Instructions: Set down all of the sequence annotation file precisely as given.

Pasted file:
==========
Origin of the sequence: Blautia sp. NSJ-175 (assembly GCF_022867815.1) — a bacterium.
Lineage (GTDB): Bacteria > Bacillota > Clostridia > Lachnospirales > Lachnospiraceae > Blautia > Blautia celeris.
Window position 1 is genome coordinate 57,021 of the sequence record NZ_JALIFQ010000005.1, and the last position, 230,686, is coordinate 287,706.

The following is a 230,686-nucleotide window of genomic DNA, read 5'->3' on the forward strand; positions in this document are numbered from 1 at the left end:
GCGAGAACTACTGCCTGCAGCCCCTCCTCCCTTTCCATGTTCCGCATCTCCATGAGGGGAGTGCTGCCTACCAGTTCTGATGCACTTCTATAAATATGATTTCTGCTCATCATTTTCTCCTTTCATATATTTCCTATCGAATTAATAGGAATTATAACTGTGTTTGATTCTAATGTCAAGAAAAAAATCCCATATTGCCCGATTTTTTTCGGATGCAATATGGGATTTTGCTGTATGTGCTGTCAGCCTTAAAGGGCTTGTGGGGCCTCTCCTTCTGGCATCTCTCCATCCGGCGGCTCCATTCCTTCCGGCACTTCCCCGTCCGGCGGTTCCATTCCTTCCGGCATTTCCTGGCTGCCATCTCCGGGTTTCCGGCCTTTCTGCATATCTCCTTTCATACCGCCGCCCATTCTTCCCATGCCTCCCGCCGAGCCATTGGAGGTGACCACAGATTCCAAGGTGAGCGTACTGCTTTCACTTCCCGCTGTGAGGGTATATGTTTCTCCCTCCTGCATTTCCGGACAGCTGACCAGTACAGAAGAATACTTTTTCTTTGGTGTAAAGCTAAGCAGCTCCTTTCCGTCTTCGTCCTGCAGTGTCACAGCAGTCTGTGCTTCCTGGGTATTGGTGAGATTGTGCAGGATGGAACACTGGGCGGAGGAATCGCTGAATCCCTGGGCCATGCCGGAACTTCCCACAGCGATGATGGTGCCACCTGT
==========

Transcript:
Origin of the sequence: Blautia sp. NSJ-175 (assembly GCF_022867815.1) — a bacterium.
Lineage (GTDB): Bacteria > Bacillota > Clostridia > Lachnospirales > Lachnospiraceae > Blautia > Blautia celeris.
Window position 1 is genome coordinate 57,021 of the sequence record NZ_JALIFQ010000005.1, and the last position, 230,686, is coordinate 287,706.

The following is a 230,686-nucleotide window of genomic DNA, read 5'->3' on the forward strand; positions in this document are numbered from 1 at the left end:
GCGAGAACTACTGCCTGCAGCCCCTCCTCCCTTTCCATGTTCCGCATCTCCATGAGGGGAGTGCTGCCTACCAGTTCTGATGCACTTCTATAAATATGATTTCTGCTCATCATTTTCTCCTTTCATATATTTCCTATCGAATTAATAGGAATTATAACTGTGTTTGATTCTAATGTCAAGAAAAAAATCCCATATTGCCCGATTTTTTTCGGATGCAATATGGGATTTTGCTGTATGTGCTGTCAGCCTTAAAGGGCTTGTGGGGCCTCTCCTTCTGGCATCTCTCCATCCGGCGGCTCCATTCCTTCCGGCACTTCCCCGTCCGGCGGTTCCATTCCTTCCGGCATTTCCTGGCTGCCATCTCCGGGTTTCCGGCCTTTCTGCATATCTCCTTTCATACCGCCGCCCATTCTTCCCATGCCTCCCGCCGAGCCATTGGAGGTGACCACAGATTCCAAGGTGAGCGTACTGCTTTCACTTCCCGCTGTGAGGGTATATGTTTCTCCCTCCTGCATTTCCGGACAGCTGACCAGTACAGAAGAATACTTTTTCTTTGGTGTAAAGCTAAGCAGCTCCTTTCCGTCTTCGTCCTGCAGTGTCACAGCAGTCTGTGCTTCCTGGGTATTGGTGAGATTGTGCAGGATGGAACACTGGGCGGAGGAATCGCTGAATCCCTGGGCCATGCCGGAACTTCCCACAGCGATGATGGTGCCACCTGT